Dome homes. They’re kind of weird looking and they don’t exactly fit into those perfect little neighborhoods you see when walking around a cute downtown area or a clean-cut suburban gated community. But Buckminster Fuller saw the potential is those triangles: With the goal of creating a structure analogous to nature’s own designs, Fuller began to experiment with geometry in the late 1940s. In 1951, he patented the geodesic dome, and while you may not see a lot of on a normal city street, geodesic domes are known to be the most efficient building system available. So, why should you want a dome home anyway?
Fuller, a philosopher, mathematician, engineer, historian, and poet, is known for popularizing the geodesic dome in architectural projects. One of his ambitions was to do more with less, knowing that eventually a housing crisis may endanger the planet’s growing population. He also noticed problems inherent in conventional construction techniques whereas natural structures seemed to have less trouble adapting to Mother Nature’s various issues.
1. Energy Efficiency
The sphere is nature’s most efficient shape, covering the most living area with the least amount of surface area. When compared with a similar sized rectangularly-shaped house, the dome home will have 30 percent less surface area. A dome home will actually use about 1 /3 less lumber to build than a similar sized box house, according to Linda Boothe, owner of Oregon Dome, so even though the dome uses less material, it’s about five times stronger than a rectangular-shaped house. Additionally, a third less surface area means that a third less heat is transferred to and from its surroundings, saving the average dome homeowner about 30 percent or more on their average heating and cooling bill.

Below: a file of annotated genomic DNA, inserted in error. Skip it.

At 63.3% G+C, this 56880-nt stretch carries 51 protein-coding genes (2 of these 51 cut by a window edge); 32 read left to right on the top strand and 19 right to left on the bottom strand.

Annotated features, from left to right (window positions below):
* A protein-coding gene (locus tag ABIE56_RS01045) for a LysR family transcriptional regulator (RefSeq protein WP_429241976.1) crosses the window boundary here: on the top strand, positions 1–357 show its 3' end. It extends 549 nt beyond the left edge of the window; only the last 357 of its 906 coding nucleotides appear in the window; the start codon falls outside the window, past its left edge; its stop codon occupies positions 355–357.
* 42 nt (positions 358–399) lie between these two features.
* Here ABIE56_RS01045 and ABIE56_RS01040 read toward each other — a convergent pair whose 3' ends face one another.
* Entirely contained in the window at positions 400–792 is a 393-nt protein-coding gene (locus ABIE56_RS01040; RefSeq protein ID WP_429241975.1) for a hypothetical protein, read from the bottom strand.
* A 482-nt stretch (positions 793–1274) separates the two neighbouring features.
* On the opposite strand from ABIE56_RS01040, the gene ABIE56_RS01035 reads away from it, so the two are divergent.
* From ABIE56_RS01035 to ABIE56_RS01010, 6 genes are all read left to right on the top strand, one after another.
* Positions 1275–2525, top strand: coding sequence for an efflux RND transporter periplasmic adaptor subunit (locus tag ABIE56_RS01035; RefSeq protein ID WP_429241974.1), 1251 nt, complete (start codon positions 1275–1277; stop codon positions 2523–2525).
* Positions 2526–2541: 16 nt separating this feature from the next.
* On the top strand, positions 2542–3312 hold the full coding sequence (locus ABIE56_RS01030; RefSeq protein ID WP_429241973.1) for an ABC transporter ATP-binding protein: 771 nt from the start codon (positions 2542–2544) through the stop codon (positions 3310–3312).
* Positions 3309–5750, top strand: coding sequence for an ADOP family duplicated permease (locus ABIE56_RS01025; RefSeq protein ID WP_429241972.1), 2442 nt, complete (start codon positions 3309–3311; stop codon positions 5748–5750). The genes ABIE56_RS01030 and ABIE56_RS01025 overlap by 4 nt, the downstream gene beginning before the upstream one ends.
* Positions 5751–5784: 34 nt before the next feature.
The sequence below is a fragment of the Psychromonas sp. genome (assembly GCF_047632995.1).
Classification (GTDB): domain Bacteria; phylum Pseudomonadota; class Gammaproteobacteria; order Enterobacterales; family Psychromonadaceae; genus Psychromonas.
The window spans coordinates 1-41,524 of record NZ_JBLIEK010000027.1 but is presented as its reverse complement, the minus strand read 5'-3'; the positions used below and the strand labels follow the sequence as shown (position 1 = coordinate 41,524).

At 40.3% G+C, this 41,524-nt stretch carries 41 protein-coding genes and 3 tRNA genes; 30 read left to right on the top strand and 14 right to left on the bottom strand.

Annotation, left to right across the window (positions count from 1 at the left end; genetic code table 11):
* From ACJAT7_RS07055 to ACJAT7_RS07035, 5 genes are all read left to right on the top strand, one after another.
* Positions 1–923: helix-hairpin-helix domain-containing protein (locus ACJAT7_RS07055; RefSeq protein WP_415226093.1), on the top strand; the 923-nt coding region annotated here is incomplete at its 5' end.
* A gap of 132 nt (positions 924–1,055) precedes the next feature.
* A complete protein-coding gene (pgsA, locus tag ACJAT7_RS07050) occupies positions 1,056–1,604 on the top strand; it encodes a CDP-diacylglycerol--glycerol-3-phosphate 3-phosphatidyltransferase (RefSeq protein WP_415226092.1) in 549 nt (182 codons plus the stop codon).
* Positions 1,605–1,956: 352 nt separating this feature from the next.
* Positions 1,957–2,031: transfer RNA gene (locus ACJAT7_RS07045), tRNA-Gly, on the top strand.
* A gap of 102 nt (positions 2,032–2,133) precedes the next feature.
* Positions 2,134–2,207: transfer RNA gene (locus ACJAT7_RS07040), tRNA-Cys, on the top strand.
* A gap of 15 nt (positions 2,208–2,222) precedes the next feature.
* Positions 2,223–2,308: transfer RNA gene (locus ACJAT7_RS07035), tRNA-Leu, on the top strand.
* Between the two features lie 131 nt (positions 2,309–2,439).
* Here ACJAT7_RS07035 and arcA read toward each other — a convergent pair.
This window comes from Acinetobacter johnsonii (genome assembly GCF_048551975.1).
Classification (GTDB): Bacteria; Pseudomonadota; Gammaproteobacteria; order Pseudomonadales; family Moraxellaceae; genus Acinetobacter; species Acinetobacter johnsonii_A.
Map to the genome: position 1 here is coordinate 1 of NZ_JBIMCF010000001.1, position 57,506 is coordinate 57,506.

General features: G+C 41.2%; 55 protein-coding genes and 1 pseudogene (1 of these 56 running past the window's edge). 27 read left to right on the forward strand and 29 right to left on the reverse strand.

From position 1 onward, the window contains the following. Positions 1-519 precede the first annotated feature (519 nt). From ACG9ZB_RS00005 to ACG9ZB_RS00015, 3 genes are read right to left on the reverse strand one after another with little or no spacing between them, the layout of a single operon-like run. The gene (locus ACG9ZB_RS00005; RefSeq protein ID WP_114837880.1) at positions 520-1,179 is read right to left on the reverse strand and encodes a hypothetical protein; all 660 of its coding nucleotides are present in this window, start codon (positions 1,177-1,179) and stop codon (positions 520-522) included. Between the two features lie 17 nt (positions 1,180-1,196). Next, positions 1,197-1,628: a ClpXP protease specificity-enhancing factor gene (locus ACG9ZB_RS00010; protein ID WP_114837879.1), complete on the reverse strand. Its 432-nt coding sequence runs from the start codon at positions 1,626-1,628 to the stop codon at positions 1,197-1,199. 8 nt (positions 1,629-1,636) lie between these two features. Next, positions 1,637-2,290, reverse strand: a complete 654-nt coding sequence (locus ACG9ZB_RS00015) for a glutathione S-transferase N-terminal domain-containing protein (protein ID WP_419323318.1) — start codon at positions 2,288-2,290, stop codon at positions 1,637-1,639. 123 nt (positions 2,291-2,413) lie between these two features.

2. They’re Disaster-Proof
Well, just about. When the Loma Prieta earthquake in the Santa Cruz mountains hit in 1989, it hit 7.1 on Richter scale and over 500 conventional homes in the area were destroyed or needed extensive repair. Many more were damaged or needed major repair after the aftershocks rolled through. The only home to survive that quake in the area was an Oregon Dome geodesic dome home, Boothe said, and it was set up as a shelter for local earthquake survivors. Time and time again, dome homes have survived earthquakes, tornadoes and hurricanes when all other homes were destroyed. Why?
3. Cheaper to Build than Traditional Houses
also save you on building materials, making them cheaper to build. Think of it like a soap bubble. Less surface area equals less lumber— which is cheaper for you all around.
4. Endless Design Possibilities
The design possibilities are almost endless. While it may seem odd at first to try and figure out how to design a round home, the open floor plan allows you to insert or remove walls almost anywhere. A dome home is structurally independent of interior framing, so you don’t have to worry about that kitchen wall being “load-bearing”. Further, natural openings that occur within the construction of the dome allow for large openings and windows to the outside, letting light in throughout.
A dome home is an odd thing, certainly, and you may never see them lining the grid of regular city streets. However, every community that is hit, with tornadoes, earthquakes or hurricanes, however infrequently, would be smart to put a large dome structure near their town where they can gather and seek shelter during storms, much like the city of Tupelo, Mississippi is now doing.
According to WTVA, “The shelters will be built to hold the students and faculty at Carver, Thomas Street and Joyner Schools if there is severe weather during schools hours. They will also be made available to the general public.” The domes will also have extra classrooms and gym space so that they are able to be used all year long — not just during severe weather.
5. Dome-Shaped Homes Look Spectacular
And what’s the fifth reason to build a dome home? They look amazing.
Give those crazy-looking domes a second look, Boothe says. You might be surprised by the possibilities.
Post source : http://www.inhabitat.com